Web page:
Literacy apps are surprisingly sparse
There are surprisingly few apps in the literacy category.
From this analysis, it is impossible to discern whether there are apps available in these subjects that are not being purchased, there is a dearth of such apps available, or whether these apps may be in a different section of the iTunes Store (such as in the eBooks). However, it seems reasonable to suggest that this may be an underserved market and represent an opportunity for developers.

Over 12 years ago, pediatric immunologist Dr. Avraham Kadar, M.D. was spending a significant amount of time explaining how the body works to his young patients and their families, and found that animation could be helpful in understanding difficult concepts. That finding led to the creation of BrainPOP

the devices (and iTunes) are primarily consumer-­‐ and not institutional-­‐focused

Assessing quality and learning value is difficult in the educational app market
There are currently no Jirm and independently verified standards of educational value in the app market, and there is a dearth of empirical evidence about the effectiveness of apps for learning. To help assess overall quality of the sample of best-­‐selling apps in the Education category of the iTunes App Store, third party sources including Children’s Technology Review (CTR), Common Sense Media (CSM) and a consumer rating on iTunes were consulted.

More than half of the apps were not rated by either expert source Only 27 apps (14%) out of the entire sample were rated by Children’s Technology Review, which currently has the most rigorous review instrument.
http://childrenstech.com/about/ratings
Common Sense Media has rated more apps (43%).
https://www.commonsensemedia.org/about-us/our-mission/about-our-ratings

NAEYC & Fred Rogers Center Quality Statement

The CTIA Mobile Application Rating System with ESRB

RECOMMENDATIONS FOR INDUSTRY, POLICY & ACADEMIA:
Create standards for products marketed as educational

A RESEARCH AGENDA
By Jennifer Kotler
http://www.joanganzcooneycenter.org/author/jkotler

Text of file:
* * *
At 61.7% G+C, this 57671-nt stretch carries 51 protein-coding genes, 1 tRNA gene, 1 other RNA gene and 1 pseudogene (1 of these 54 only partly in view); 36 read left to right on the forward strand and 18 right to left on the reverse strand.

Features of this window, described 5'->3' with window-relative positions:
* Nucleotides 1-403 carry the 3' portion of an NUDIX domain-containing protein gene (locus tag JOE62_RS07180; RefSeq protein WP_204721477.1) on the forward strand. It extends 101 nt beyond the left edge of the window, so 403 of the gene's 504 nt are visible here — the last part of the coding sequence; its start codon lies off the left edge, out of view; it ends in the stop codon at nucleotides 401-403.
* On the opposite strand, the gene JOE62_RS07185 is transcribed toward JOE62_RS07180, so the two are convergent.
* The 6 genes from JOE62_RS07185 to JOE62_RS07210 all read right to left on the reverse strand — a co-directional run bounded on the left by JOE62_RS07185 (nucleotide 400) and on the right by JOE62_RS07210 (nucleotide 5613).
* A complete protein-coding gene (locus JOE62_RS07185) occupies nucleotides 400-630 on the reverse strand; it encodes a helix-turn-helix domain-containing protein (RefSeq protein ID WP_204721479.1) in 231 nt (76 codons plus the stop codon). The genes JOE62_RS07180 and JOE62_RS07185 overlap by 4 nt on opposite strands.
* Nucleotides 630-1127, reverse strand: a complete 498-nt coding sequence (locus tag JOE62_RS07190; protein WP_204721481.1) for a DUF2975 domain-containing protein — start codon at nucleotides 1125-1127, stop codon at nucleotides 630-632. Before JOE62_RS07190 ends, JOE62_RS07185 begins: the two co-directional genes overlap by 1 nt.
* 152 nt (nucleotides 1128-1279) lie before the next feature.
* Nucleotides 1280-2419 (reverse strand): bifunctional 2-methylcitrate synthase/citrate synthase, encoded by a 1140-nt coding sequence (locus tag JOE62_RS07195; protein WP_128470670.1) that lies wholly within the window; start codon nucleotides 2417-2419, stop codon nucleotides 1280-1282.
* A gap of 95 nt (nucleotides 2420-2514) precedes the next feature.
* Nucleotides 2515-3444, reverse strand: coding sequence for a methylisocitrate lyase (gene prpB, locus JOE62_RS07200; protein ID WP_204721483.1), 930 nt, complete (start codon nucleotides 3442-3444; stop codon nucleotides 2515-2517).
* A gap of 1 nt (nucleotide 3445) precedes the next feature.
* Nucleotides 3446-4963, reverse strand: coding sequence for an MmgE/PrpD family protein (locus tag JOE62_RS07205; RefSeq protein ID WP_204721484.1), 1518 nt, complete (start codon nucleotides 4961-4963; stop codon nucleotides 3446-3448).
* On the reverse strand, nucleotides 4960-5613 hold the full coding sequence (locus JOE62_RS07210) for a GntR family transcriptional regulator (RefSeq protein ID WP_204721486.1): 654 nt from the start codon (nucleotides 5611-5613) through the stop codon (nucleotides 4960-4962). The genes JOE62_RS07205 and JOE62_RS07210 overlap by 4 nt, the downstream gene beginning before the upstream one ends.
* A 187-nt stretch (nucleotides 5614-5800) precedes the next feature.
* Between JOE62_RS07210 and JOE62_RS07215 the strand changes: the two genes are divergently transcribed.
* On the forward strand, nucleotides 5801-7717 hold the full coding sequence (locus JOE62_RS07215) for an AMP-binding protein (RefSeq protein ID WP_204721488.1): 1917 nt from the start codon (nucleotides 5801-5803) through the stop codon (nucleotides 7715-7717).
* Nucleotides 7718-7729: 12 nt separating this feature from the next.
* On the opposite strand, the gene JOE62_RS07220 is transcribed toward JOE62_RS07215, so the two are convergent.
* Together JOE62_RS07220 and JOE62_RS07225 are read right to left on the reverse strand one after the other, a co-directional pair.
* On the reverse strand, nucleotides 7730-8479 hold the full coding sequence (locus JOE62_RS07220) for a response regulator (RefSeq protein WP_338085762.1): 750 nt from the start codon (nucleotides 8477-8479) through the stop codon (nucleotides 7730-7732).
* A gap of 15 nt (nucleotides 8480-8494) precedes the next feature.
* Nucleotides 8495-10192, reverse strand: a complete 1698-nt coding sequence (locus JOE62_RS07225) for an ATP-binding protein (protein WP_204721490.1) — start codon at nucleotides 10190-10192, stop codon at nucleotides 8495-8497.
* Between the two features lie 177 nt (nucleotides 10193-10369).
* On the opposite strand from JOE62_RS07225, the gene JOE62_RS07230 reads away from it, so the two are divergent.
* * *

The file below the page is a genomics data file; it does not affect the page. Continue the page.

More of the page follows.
Childhood Disability: changing trends

What’s Behind The Stark Rise In Children’s Disabilities
August 19, 2014
http://www.npr.org/2014/08/19/341674577/whats-behind-the-stark-rise-in-childrens-disabilities

A recent study finds that the rate of children diagnosed with a disability is rising — particularly among kids who come from a more affluent background. Dr. Amy Houtrow was one of the lead authors on the study, and she speaks with Audie Cornish.

Six million – that’s how many children are considered disabled in the U.S. today, a nearly 16 percent increase from a decade ago. And what accounts for that rise is explained in a new study out this week in the journal Pediatrics. The research shows that while physical disabilities are down, neurodevelopmental or mental health conditions are up, especially among children from more affluent families.

undetected bias. In what way and what’s your basis for that assessment?

HOUTROW: There’s quite a bit of literature that supports the idea that the way physicians and health care providers approach families differs in terms of what the family brings to the table and the encounter. So a family from a more affluent background is able to articulate their concerns and their needs in a different way. That might raise the suspicion of the doctor to look for the condition, to make a diagnosis and recommend treatment. On the flipside, a family who is less affluent might not bring to the attention of the provider in the same way, nor may the provider ask the questions that would lead them down the path of making a diagnosis of a developmental problem or mental health problem.

original paper:
Changing Trends of Childhood Disability, 2001–2011
Pediatrics. 2014 Aug 18. pii: peds.2014-0594.
Amy J. Houtrow, MD, PhD, MPH, et al.
http://pediatrics.aappublications.org/content/early/2014/08/12/peds.2014-0594.abstract